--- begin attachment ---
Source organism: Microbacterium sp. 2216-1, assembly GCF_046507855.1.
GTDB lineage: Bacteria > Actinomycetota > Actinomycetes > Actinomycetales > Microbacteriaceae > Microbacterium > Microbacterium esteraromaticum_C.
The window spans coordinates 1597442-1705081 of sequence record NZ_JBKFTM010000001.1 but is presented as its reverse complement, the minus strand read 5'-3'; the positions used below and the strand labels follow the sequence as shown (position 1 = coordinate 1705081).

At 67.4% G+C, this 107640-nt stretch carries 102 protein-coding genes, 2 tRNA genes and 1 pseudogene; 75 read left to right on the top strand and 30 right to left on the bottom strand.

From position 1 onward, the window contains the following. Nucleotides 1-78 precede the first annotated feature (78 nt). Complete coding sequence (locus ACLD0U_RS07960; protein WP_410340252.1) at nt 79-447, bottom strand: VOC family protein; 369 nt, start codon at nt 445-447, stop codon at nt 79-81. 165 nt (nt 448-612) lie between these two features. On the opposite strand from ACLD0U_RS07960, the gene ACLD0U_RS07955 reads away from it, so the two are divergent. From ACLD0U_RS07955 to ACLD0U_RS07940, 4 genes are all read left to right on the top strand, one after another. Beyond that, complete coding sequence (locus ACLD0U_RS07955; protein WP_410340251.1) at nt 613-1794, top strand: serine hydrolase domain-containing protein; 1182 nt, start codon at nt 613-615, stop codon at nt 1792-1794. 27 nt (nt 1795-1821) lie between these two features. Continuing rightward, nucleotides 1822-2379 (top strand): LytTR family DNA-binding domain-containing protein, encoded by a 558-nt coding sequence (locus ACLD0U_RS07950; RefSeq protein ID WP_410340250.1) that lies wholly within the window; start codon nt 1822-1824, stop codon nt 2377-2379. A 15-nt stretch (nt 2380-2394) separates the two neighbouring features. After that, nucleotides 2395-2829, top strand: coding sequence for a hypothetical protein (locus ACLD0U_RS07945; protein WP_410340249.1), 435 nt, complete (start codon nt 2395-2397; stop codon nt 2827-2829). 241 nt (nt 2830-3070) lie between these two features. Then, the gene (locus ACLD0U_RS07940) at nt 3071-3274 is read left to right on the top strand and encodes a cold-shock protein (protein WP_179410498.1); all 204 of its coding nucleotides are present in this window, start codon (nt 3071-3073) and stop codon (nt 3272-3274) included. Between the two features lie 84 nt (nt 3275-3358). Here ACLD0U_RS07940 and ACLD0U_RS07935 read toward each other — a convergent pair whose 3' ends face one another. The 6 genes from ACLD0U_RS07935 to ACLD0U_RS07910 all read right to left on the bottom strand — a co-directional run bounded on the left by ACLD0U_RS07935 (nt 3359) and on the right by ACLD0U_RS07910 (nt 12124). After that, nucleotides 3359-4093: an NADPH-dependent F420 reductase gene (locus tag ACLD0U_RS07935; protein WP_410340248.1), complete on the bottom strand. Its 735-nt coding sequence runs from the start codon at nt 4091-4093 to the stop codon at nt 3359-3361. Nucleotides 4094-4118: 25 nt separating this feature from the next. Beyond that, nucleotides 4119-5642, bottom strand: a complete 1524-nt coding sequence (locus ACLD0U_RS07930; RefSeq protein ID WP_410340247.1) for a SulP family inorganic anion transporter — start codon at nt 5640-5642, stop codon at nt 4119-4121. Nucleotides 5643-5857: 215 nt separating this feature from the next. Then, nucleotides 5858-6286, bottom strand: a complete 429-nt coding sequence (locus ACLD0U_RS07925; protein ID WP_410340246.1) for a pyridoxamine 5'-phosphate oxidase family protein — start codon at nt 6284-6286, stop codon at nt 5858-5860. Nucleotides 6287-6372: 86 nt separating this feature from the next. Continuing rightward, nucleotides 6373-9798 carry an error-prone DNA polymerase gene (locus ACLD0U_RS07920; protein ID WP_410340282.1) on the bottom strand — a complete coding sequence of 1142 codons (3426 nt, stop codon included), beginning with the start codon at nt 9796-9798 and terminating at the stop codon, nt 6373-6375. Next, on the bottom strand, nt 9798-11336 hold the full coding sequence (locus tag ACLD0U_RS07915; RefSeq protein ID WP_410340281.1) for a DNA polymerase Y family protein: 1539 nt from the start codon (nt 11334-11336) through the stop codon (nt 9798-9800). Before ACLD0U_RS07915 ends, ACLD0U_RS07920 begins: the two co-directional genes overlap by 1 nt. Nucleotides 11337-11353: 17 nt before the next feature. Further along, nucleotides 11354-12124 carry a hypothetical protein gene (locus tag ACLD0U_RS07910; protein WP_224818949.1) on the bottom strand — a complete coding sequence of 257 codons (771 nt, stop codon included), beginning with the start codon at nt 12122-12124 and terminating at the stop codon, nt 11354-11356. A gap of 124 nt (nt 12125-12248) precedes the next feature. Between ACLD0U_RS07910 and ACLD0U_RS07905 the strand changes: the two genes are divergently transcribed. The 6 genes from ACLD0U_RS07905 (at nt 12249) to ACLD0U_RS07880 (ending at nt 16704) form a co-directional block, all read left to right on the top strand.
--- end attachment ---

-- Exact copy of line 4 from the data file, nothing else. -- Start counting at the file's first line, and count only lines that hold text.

At 67.4% G+C, this 107640-nt stretch carries 102 protein-coding genes, 2 tRNA genes and 1 pseudogene; 75 read left to right on the top strand and 30 right to left on the bottom strand.